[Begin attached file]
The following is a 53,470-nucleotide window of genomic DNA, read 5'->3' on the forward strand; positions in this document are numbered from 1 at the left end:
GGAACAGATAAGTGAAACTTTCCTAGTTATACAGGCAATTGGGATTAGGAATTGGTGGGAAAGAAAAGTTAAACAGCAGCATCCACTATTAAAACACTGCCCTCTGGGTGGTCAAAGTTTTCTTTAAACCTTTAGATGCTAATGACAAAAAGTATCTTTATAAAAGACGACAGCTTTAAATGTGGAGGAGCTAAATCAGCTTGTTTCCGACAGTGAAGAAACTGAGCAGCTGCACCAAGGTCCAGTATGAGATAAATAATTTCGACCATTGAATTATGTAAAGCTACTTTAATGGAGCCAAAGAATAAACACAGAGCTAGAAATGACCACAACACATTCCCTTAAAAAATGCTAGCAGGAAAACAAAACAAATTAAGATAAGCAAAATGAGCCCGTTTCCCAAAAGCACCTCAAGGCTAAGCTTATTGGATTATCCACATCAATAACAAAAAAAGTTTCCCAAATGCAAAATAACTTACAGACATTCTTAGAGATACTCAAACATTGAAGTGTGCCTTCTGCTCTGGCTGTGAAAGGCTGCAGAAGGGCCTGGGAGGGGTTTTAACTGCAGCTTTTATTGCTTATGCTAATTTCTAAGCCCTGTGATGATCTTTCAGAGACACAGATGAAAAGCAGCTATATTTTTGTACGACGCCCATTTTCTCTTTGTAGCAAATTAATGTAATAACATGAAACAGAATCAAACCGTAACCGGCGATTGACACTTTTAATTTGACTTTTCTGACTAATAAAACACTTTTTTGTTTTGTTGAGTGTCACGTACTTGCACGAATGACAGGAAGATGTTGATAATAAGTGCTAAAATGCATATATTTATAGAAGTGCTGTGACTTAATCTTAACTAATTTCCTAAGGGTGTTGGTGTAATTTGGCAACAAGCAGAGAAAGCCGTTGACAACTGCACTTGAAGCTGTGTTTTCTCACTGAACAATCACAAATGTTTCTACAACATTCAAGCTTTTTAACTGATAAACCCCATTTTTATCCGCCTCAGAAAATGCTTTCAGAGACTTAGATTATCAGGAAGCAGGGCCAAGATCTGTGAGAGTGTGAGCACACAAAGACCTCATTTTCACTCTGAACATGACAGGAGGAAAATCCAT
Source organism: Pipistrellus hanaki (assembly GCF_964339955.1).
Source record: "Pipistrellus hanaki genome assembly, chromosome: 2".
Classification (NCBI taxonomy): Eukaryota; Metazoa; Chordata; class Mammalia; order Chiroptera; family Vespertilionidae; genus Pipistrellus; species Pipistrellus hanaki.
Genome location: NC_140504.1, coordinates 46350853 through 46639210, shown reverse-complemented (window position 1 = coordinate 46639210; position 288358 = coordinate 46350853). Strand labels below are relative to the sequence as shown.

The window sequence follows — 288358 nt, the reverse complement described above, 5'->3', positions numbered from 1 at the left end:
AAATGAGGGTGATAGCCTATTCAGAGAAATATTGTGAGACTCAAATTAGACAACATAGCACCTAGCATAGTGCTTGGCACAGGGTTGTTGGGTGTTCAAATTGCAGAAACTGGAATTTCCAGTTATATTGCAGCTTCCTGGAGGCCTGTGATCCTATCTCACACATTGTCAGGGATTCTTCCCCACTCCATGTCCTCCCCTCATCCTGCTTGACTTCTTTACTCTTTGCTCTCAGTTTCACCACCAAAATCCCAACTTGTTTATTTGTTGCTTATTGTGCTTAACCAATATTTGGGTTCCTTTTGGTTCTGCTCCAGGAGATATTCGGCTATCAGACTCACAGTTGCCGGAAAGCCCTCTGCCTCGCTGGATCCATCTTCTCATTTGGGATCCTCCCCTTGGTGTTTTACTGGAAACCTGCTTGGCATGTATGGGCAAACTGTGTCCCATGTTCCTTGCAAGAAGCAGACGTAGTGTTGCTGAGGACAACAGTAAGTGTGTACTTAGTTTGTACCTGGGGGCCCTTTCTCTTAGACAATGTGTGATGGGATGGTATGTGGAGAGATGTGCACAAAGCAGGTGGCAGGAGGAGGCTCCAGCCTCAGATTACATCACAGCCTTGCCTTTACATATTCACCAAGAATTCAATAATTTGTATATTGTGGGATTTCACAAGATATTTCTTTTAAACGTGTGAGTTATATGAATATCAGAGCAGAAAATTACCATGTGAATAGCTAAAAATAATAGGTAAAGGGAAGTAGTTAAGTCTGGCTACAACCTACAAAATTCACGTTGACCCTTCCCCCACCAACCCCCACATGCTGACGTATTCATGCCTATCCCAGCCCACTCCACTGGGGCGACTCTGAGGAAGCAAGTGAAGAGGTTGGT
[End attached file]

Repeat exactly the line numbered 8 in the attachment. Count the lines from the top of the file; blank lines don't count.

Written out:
AAATGAGGGTGATAGCCTATTCAGAGAAATATTGTGAGACTCAAATTAGACAACATAGCACCTAGCATAGTGCTTGGCACAGGGTTGTTGGGTGTTCAAATTGCAGAAACTGGAATTTCCAGTTATATTGCAGCTTCCTGGAGGCCTGTGATCCTATCTCACACATTGTCAGGGATTCTTCCCCACTCCATGTCCTCCCCTCATCCTGCTTGACTTCTTTACTCTTTGCTCTCAGTTTCACCACCAAAATCCCAACTTGTTTATTTGTTGCTTATTGTGCTTAACCAATATTTGGGTTCCTTTTGGTTCTGCTCCAGGAGATATTCGGCTATCAGACTCACAGTTGCCGGAAAGCCCTCTGCCTCGCTGGATCCATCTTCTCATTTGGGATCCTCCCCTTGGTGTTTTACTGGAAACCTGCTTGGCATGTATGGGCAAACTGTGTCCCATGTTCCTTGCAAGAAGCAGACGTAGTGTTGCTGAGGACAACAGTAAGTGTGTACTTAGTTTGTACCTGGGGGCCCTTTCTCTTAGACAATGTGTGATGGGATGGTATGTGGAGAGATGTGCACAAAGCAGGTGGCAGGAGGAGGCTCCAGCCTCAGATTACATCACAGCCTTGCCTTTACATATTCACCAAGAATTCAATAATTTGTATATTGTGGGATTTCACAAGATATTTCTTTTAAACGTGTGAGTTATATGAATATCAGAGCAGAAAATTACCATGTGAATAGCTAAAAATAATAGGTAAAGGGAAGTAGTTAAGTCTGGCTACAACCTACAAAATTCACGTTGACCCTTCCCCCACCAACCCCCACATGCTGACGTATTCATGCCTATCCCAGCCCACTCCACTGGGGCGACTCTGAGGAAGCAAGTGAAGAGGTTGGT